Australian Open 2017: Pain a Constant Companion for Rafael Nadal
It has been a "long time" since Rafa Nadal was pain-free, the Spaniard says, but at least he will be competing at full speed at the Australian Open after putting his injury woes behind him.
Rafael Nadal. (Image credit: Reuters)
Melbourne: It has been a "long time" since Rafa Nadal was pain-free, the Spaniard says, but at least he will be competing at full speed at the Australian Open after putting his injury woes behind him.
The 30-year-old, whose bustling power game propelled him to 14 grand slam titles, including one at Melbourne Park in 2009, has been blighted by injury since 2012 and in the last two years he has looked a shadow of the player he once was.
He has not advanced to a grand slam quarter-final since Roland Garros in 2015 and last year was dumped out of the Australian Open in the first round by compatriot Fernando Verdasco.
He returned to win a gold medal in doubles with Marc Lopez at the Rio Olympics but his results after that were disappointing and he ended his season after a second-round loss to Viktor Troicki at the Shanghai Masters in October.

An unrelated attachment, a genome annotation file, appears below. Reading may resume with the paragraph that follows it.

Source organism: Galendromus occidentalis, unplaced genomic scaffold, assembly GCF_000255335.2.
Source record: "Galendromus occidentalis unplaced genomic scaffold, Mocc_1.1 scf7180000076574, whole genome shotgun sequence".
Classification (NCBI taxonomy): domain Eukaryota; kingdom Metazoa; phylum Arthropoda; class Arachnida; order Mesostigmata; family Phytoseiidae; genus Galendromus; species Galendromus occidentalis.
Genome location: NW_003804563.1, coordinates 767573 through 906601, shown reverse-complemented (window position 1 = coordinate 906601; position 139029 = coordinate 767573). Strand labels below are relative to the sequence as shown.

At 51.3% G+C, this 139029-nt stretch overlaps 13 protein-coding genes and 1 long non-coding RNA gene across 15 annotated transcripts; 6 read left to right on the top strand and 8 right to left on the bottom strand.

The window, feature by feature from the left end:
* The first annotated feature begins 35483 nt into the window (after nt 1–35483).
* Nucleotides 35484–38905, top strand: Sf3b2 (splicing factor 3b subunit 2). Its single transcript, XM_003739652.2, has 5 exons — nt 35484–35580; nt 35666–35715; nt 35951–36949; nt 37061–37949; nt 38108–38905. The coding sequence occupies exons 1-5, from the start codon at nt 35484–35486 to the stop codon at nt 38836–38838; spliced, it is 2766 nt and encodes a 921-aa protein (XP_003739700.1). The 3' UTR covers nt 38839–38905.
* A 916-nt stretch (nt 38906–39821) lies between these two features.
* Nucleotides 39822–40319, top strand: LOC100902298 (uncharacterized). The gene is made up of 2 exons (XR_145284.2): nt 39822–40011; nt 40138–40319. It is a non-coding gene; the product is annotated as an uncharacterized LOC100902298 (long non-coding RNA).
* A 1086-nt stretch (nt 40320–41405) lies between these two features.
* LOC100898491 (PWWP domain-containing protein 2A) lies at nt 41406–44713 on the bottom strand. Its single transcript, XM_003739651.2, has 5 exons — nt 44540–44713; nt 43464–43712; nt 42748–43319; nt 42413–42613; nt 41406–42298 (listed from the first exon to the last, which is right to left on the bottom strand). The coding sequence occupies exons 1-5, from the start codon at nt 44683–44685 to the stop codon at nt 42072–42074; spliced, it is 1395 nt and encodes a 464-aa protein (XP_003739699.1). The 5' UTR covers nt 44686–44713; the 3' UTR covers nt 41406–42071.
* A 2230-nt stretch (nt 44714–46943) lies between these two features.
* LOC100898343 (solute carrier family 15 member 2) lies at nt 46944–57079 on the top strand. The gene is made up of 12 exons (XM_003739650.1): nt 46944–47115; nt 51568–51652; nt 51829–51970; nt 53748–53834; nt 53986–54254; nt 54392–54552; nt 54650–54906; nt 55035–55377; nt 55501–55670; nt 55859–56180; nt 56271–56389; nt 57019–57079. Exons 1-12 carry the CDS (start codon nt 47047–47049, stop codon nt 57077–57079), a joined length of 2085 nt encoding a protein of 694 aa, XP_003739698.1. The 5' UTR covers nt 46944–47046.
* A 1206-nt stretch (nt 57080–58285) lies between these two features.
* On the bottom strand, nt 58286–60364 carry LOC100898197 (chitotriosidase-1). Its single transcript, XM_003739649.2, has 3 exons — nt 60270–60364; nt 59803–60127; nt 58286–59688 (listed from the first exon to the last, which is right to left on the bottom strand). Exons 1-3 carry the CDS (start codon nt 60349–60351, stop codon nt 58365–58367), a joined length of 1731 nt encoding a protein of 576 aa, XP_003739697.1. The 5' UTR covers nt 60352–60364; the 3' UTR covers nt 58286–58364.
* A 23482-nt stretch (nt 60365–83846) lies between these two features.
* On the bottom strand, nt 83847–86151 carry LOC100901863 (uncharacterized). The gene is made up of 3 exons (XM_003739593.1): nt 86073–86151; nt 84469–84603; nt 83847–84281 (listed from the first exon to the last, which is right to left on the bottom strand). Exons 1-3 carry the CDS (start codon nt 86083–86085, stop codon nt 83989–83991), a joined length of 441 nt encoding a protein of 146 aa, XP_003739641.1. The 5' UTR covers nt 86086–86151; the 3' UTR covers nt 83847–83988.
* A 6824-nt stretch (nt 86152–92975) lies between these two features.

"I am not injured, no," Nadal told reporters on Sunday when asked about his condition ahead of his first round clash with Germany's Florian Mayer. "Pain-free is a long time ago," he added with a smile.
"Being honest and being realistic, after Roland Garros, the only tournament I played with okay conditions, not 100 percent conditions, was the U.S. Open.
"Because (the) Olympics, even if was a great event, I still had a lot of pain on the wrist. Was so difficult to play."
Having added former French Open and Davis Cup winner Carlos Moya to his coaching team, Nadal said that after the setbacks of the last few years he was just happy to be arriving at the season opening grand slam relatively fit and still eager to win.
"I am here. I am enjoying," he said. "During the last seven months, I played just a couple of matches.
"That's the real thing. I am playing tennis because I am happy doing what I am doing.
"If I don't believe that I can be competitive, and when I mean 'competitive', is fighting for the things that I (fought for) during the last 10 years, I will be probably playing golf or fishing at home.
"I am here because I believe."
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